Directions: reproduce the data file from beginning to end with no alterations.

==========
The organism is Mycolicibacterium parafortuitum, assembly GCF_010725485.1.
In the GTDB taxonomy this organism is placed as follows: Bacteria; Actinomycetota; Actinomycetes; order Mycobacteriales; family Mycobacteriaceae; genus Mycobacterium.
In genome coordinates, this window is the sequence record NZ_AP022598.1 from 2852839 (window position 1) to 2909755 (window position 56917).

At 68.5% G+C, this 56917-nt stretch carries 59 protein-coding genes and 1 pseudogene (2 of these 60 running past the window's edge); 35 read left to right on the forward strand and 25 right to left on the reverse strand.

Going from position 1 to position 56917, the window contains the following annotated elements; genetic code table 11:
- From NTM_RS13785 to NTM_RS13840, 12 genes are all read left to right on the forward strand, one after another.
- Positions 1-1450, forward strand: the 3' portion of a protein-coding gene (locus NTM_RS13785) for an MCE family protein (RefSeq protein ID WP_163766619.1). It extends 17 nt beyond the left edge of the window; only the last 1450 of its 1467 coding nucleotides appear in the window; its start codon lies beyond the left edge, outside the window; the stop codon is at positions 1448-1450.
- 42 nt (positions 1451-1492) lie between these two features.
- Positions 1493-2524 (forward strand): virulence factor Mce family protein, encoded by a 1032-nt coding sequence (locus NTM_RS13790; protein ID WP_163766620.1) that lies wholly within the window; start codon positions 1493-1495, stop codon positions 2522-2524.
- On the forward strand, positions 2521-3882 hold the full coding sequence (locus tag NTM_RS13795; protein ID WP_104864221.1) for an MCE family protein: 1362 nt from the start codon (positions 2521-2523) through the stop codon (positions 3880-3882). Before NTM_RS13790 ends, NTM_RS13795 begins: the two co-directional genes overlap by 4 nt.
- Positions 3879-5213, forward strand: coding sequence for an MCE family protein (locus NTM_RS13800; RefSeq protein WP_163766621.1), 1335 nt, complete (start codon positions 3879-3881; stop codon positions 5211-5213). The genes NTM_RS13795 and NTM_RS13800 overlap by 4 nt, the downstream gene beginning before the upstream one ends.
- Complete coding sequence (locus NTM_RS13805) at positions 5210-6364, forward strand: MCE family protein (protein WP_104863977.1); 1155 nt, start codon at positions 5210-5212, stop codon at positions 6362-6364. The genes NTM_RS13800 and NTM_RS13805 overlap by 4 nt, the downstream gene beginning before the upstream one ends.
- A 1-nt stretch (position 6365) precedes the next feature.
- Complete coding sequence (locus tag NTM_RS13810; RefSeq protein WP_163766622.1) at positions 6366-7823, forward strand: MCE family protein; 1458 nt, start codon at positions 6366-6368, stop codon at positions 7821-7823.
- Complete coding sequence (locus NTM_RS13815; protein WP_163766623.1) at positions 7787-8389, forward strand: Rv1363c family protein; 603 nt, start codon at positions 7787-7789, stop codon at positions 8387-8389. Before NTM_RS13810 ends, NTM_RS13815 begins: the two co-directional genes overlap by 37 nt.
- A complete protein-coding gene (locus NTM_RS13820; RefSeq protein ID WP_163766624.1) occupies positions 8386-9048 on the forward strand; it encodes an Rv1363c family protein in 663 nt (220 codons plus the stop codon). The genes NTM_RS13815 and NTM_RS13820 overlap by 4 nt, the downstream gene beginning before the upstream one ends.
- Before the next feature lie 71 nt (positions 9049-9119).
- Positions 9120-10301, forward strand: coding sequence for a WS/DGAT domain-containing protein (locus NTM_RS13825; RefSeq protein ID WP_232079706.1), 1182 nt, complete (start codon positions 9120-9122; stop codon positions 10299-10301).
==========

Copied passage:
The organism is Mycolicibacterium parafortuitum, assembly GCF_010725485.1.
In the GTDB taxonomy this organism is placed as follows: Bacteria; Actinomycetota; Actinomycetes; order Mycobacteriales; family Mycobacteriaceae; genus Mycobacterium.
In genome coordinates, this window is the sequence record NZ_AP022598.1 from 2852839 (window position 1) to 2909755 (window position 56917).

At 68.5% G+C, this 56917-nt stretch carries 59 protein-coding genes and 1 pseudogene (2 of these 60 running past the window's edge); 35 read left to right on the forward strand and 25 right to left on the reverse strand.

Going from position 1 to position 56917, the window contains the following annotated elements; genetic code table 11:
- From NTM_RS13785 to NTM_RS13840, 12 genes are all read left to right on the forward strand, one after another.
- Positions 1-1450, forward strand: the 3' portion of a protein-coding gene (locus NTM_RS13785) for an MCE family protein (RefSeq protein ID WP_163766619.1). It extends 17 nt beyond the left edge of the window; only the last 1450 of its 1467 coding nucleotides appear in the window; its start codon lies beyond the left edge, outside the window; the stop codon is at positions 1448-1450.
- 42 nt (positions 1451-1492) lie between these two features.
- Positions 1493-2524 (forward strand): virulence factor Mce family protein, encoded by a 1032-nt coding sequence (locus NTM_RS13790; protein ID WP_163766620.1) that lies wholly within the window; start codon positions 1493-1495, stop codon positions 2522-2524.
- On the forward strand, positions 2521-3882 hold the full coding sequence (locus tag NTM_RS13795; protein ID WP_104864221.1) for an MCE family protein: 1362 nt from the start codon (positions 2521-2523) through the stop codon (positions 3880-3882). Before NTM_RS13790 ends, NTM_RS13795 begins: the two co-directional genes overlap by 4 nt.
- Positions 3879-5213, forward strand: coding sequence for an MCE family protein (locus NTM_RS13800; RefSeq protein WP_163766621.1), 1335 nt, complete (start codon positions 3879-3881; stop codon positions 5211-5213). The genes NTM_RS13795 and NTM_RS13800 overlap by 4 nt, the downstream gene beginning before the upstream one ends.
- Complete coding sequence (locus NTM_RS13805) at positions 5210-6364, forward strand: MCE family protein (protein WP_104863977.1); 1155 nt, start codon at positions 5210-5212, stop codon at positions 6362-6364. The genes NTM_RS13800 and NTM_RS13805 overlap by 4 nt, the downstream gene beginning before the upstream one ends.
- A 1-nt stretch (position 6365) precedes the next feature.
- Complete coding sequence (locus tag NTM_RS13810; RefSeq protein WP_163766622.1) at positions 6366-7823, forward strand: MCE family protein; 1458 nt, start codon at positions 6366-6368, stop codon at positions 7821-7823.
- Complete coding sequence (locus NTM_RS13815; protein WP_163766623.1) at positions 7787-8389, forward strand: Rv1363c family protein; 603 nt, start codon at positions 7787-7789, stop codon at positions 8387-8389. Before NTM_RS13810 ends, NTM_RS13815 begins: the two co-directional genes overlap by 37 nt.
- A complete protein-coding gene (locus NTM_RS13820; RefSeq protein ID WP_163766624.1) occupies positions 8386-9048 on the forward strand; it encodes an Rv1363c family protein in 663 nt (220 codons plus the stop codon). The genes NTM_RS13815 and NTM_RS13820 overlap by 4 nt, the downstream gene beginning before the upstream one ends.
- Before the next feature lie 71 nt (positions 9049-9119).
- Positions 9120-10301, forward strand: coding sequence for a WS/DGAT domain-containing protein (locus NTM_RS13825; RefSeq protein ID WP_232079706.1), 1182 nt, complete (start codon positions 9120-9122; stop codon positions 10299-10301).